Each has a different story.

Communicare is a health-care management company. It is building a "115-bed, acute and sub-acute medical facility" on Forest Drive, across from the Mount Carmel New Albany Surgical Hospital. It is in a district that once was a mix of commercial and residential zoning. It now includes zoning for a hotel, medical offices and some retail, Chrysler said.

"It will be a great complement to the hospital across the street," Chrysler said. She said that Communicare facility could help patients who've just had knee replacement surgery and who have other health issues and require too much care to go into a nursing care facility for a short time.

"This is just the type of facility that could attract a spinoff company in that area," Chrysler said.

Communicare is expected to build between 99,000 and 110,000 square feet and create 250 new jobs. Chrysler's estimates show the company could generate an annual payroll of $7,400,000 per year. Chrysler's projections show the company could generate $148,000 a year in income tax - with $51,800 going to the New Albany-Plain Local Schools and $51,800 going to the village's general fund and $44,400 to the New Albany Community Authority's infrastructure fund.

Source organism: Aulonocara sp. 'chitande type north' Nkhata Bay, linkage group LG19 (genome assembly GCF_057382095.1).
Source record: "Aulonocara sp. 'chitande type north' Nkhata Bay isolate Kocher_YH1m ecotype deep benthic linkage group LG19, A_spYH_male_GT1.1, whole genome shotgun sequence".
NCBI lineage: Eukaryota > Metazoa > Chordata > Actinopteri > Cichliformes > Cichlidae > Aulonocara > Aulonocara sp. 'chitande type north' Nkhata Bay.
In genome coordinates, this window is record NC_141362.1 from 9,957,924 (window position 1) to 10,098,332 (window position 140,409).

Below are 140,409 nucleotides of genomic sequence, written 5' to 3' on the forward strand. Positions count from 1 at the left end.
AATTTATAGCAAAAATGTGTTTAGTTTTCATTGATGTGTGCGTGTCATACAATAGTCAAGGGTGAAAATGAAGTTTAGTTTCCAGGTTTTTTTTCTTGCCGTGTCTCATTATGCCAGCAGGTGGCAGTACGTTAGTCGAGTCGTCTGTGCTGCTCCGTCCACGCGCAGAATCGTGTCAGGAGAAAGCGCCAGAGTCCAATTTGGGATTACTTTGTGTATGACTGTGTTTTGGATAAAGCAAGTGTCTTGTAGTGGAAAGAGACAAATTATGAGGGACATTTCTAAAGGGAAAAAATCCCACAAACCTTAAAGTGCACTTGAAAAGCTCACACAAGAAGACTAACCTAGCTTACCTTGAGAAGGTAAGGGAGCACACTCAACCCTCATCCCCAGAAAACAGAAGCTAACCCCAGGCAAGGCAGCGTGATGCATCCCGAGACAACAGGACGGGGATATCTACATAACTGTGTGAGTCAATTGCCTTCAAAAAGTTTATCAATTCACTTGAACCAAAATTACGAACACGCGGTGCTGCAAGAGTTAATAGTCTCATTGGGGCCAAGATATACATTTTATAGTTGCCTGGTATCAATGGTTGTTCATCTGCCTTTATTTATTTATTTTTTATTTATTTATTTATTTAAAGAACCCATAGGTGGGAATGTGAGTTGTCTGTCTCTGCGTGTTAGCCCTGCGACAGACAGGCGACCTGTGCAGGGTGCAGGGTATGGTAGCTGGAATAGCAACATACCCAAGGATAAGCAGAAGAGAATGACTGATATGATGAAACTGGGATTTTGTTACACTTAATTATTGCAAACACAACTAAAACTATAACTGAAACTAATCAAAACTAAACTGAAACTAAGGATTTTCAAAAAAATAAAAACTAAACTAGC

During the Nov. 16 meeting, New Albany Village Council approved a 10-year, 100-percent tax abatement for the building.

The other two businesses - Vee Pak and the Knowlton Development Corp. - are joining Accel in moving to the east side of the village, into the personal care and beauty campus on the north and south sides of state Route 161 on both sides of Beech Road.

Accel, which "develops innovative packaging solutions," according to the company, has offices in Lewis Center and a distribution center in Whitehall. It will consolidate operations in a 500,000-square-foot facility northeast of state Route 161 and Beech Road. The building will house manufacturing, distribution, research and development and operations.